From mid-October to early February, Real Madrid did not lose a single match.
"The Supercopa won't change anything," he said. "If we lose two matches, I know I will be criticised."
Just under six weeks on from those words, Madrid have now lost two matches in a row and, sure enough, Zidane is being criticised.
The back-to-back defeats have come at a huge cost: Saturday's 1-0 loss away to Levante saw Real relinquish top spot to Barcelona in LaLiga and Wednesday's 2-1 reverse at home to City has left their Champions League hopes hanging in the balance.
From a position of such strength just a few weeks ago, Madrid's entire campaign is now under threat and like last season, could go up in smoke in the space of one fateful week.
On Wednesday night, Zidane's side were unconvincing yet managed – just as they have on so many previous big European nights – to work their way into a winning situation.
Isco's goal on the hour gave Los Blancos the lead and seemed to ensure the post-match narrative would focus on Pep Guardiola's overthinking (after he started with both Sergio Aguero and Raheem Sterling on the bench) and Madrid's supremacy in the Champions League.
"Kings of Europe," the Real fans sang at 1-0, but their team were staring at a second successive last-16 exit less than 20 minutes later after Gabriel Jesus headed an equaliser and Kevin De Bruyne converted from the spot.
To make matters worse for Madrid, captain Sergio Ramos was sent off in the closing stages and the defender will now miss the second leg at the Etihad on March 17.
City's comeback win was deserved: the Premier League champions created better chances and also more than Madrid on the night.
Yet there was still some shock because this was exactly the type of match Zidane's side would have negotiated in his first spell in charge.
"Madrid lose their Champions League magic," Marca said after the game. And not even Zidane could explain what had happened on the night, nor why his side has suddenly suffered a dip in form.
“It’s not a physical problem,” he said. “It’s more about concentration because at the end we made mistakes and mistakes form part of football.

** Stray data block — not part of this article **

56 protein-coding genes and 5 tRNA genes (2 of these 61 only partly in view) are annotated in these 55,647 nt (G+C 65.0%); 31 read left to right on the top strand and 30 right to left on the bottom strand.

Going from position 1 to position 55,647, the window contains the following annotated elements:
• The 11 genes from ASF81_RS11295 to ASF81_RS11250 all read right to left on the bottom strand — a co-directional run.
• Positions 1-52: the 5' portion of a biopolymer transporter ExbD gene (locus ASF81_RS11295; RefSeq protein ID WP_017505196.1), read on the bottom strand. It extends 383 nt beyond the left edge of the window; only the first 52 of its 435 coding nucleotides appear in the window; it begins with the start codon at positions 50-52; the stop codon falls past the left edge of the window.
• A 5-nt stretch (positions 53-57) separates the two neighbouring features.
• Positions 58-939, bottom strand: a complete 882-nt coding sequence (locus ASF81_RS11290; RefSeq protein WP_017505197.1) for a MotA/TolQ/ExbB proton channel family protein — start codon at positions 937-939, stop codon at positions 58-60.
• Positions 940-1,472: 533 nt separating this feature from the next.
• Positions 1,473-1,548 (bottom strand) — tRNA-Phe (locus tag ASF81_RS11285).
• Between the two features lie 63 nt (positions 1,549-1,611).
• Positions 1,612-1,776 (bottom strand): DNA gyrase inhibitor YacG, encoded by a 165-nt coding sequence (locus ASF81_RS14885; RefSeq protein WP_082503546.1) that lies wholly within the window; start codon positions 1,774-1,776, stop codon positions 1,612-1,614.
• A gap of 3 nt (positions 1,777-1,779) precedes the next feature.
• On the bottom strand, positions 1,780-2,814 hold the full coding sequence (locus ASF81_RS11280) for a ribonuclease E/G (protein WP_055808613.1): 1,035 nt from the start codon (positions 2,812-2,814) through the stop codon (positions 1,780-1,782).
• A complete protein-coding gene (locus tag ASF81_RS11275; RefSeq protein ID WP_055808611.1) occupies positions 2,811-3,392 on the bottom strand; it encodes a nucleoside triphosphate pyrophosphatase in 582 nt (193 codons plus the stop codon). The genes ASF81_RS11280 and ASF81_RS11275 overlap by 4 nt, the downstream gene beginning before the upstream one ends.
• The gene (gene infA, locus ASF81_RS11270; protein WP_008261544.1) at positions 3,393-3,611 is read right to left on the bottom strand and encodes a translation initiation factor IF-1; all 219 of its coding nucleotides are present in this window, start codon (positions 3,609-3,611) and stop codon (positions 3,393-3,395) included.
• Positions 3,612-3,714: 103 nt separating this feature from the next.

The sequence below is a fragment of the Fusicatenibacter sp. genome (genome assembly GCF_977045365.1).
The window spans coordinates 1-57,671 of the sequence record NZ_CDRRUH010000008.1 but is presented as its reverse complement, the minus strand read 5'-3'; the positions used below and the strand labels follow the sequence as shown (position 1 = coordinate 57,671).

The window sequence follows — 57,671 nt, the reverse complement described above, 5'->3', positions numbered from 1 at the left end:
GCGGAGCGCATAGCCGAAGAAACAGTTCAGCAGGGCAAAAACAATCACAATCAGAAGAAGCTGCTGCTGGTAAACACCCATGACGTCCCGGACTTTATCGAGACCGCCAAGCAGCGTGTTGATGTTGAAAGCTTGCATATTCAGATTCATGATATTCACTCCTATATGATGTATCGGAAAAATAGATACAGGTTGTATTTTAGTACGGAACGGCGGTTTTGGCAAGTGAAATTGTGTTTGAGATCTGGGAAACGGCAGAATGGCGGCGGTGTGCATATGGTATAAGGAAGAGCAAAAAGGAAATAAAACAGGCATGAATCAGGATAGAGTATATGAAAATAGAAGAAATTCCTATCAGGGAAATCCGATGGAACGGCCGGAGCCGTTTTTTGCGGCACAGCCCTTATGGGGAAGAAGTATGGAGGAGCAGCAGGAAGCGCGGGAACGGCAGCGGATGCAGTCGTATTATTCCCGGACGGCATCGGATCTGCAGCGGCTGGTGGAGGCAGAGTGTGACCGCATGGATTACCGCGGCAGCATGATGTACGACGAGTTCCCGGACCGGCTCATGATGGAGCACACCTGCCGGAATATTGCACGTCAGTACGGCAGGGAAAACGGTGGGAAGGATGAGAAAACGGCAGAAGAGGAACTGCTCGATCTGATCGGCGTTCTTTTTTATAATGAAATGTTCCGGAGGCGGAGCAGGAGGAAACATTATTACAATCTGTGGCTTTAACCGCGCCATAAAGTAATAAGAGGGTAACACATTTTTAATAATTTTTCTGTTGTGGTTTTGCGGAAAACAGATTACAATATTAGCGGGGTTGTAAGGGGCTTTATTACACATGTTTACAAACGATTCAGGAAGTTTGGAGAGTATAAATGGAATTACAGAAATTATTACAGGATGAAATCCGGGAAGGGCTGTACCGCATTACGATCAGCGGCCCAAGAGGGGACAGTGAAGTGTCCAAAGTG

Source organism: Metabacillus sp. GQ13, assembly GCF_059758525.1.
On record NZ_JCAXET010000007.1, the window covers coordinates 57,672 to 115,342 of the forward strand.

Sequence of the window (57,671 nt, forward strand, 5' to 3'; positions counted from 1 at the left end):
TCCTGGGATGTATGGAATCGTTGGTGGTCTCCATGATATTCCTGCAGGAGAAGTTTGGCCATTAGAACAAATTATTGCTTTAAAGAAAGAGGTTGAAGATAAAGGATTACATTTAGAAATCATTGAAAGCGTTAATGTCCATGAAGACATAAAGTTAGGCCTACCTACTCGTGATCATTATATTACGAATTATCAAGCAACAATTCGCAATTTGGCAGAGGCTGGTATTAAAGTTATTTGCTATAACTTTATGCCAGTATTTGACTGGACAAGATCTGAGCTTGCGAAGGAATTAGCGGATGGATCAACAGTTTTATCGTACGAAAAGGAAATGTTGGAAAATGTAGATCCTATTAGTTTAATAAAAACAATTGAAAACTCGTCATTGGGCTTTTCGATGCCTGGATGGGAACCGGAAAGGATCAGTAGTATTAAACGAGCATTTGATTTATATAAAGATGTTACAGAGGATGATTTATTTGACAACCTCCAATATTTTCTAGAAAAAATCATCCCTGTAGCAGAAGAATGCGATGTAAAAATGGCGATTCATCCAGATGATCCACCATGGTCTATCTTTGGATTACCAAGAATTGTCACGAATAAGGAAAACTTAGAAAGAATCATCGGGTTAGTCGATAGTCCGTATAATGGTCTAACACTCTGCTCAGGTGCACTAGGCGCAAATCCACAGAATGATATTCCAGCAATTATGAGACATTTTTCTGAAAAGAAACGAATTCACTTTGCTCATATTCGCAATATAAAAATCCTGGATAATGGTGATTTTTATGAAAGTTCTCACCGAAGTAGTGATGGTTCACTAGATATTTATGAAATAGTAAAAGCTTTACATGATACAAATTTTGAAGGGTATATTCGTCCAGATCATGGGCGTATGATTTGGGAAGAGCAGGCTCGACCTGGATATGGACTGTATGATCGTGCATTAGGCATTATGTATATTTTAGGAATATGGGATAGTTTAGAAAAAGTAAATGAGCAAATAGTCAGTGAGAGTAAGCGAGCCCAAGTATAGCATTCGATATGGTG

"The only thing we can do is to look at it, try to analyse it well. I can’t say any more. The 10 minutes at the end were very difficult, but before that wasn’t.”
That was not an entirely accurate description, though, and even Zidane (who would not be drawn on whether he saw a foul on Ramos for City's opener) admitted Madrid had taken the lead at their worst point of the match.
With Karim Benzema off the boil, Vinicius Junior bright (he set up Isco's goal) but erratic, Gareth Bale virtually out of the picture and Eden Hazard injured, the goals have dried up for Los Blancos and Zidane's decision to bench Toni Kroos (for technical reasons, he said, despite reports of a minor problem) backfired.
“We have to go there and win," the Frenchman said of the second leg in Manchester. "We know the situation. We have lost an opportunity here, but there is still another we can change.”
But before they can even think of a possible comeback without their suspended captain against one of Europe's top teams, Real return to the Bernabeu for Sunday's crunch Clasico clash against Barcelona.
A loss to Quique Setien's side would see the Catalans open up a five-point lead in LaLiga with 12 rounds remaining, very likely spelling the end of Real's title hopes.
When it was put to him that some fans might not even turn up for Sunday's game, Zidane was defiant. "I hope they come and support us," he said. "We have to move forward."
There is little time to prepare and the Frenchman must now motivate his tired team for a match of special significance which has now assumed even greater importance.
"Madrid stand on the abyss," AS said in a headline which summed up the team's fall from grace.
Just like last season, when defeats to Barcelona (twice) and Ajax condemned Santiago Solari's side in the space of just seven days, Real's season once again stands on the brink of disaster.